What it’s about
Thomas Umstattd and the team at Fahrenheit tried other project management methodologies before adopting agile, but they found that most of those assume you can plan in specific detail how events are going to unfold six months from now. But anyone who’s worked at an agency knows that if there’s any certainty, it’s that everything is uncertain. Without a proper system, Fahrenheit fed the squeaky wheel of client complaints, which resulted in a negative effect on their agency’s productivity and profitability. In this interview, Thomas talks about how once they switched to the kanban style of agile project management, Fahrenheit doubled their profitability. He breaks down what works about kanban vs scrum for his team, and how you can adapt agile to your business.
1. You need to avoid the ‘doom loop’
The biggest threat to an agency’s profitability is underbidding projects. So you underbid on a couple of projects, and you lose money. To make up for it, you raise bids on the next proposals so then you lose those bids. Now you’re out of cash so you panic and low bid again.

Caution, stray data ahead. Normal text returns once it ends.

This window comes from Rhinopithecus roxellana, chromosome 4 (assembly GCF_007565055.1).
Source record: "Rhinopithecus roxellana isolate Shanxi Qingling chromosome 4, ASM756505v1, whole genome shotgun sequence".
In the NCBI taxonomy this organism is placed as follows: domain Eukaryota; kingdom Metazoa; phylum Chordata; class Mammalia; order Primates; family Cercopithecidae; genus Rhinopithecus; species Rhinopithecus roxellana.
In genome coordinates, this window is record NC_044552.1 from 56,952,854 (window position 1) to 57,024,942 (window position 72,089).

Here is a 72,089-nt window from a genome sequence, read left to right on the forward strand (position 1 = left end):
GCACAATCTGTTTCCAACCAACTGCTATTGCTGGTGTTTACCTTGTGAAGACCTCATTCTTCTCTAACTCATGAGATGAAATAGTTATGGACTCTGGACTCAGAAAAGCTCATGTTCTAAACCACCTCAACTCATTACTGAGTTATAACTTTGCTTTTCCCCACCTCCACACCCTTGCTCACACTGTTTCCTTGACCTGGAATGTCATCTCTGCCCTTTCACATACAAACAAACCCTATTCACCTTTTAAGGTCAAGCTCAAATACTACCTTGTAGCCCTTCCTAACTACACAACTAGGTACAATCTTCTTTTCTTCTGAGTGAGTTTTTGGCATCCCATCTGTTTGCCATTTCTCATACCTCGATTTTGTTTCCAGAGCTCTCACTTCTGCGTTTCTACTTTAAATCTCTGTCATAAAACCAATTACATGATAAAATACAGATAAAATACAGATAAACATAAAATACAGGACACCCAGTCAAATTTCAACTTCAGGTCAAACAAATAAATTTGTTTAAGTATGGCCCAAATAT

This is what Thomas calls the ‘doom loop’. It’s a vicious circle that kills agencies. Agile helped Fahrenheit realize estimates can be risky but the goal was to train their team to communicate certainty. “When you don’t know, you need to communicate that in the estimate.”
2. Multi-tasking is a myth
Agile helps to reduce the number of projects in progress. Any one person can only do one thing at a time. The more things you give someone to do, the less effective they are both as a whole and specifically. If you can control the backlog so every team member knows what the next thing is going to be and allow them to focus on the task at hand, they’re going to be more productive. This helps the whole team be more productive.
3. It’s time to kill the shoulder tap.
Before Fahrenheit switched to the the kanban methodology of agile project management, the only way to find out the status of a project was to tap the person working on it on the shoulder and interrupt them. This severely affected productivity.
To solve challenges, you need to be in the zone. With kanban, Fahrenheit now has a daily stand up meeting where everyone answers three questions: what did you do yesterday, what are you working on today, and what’s blocking you. That updates the the whole team and progress is mapped on a board. Thomas says they almost gained a developer as a result of less wasted time. “If you can cut out interruptions, they can get more done.”
Videos about agile project management recommended by Thomas: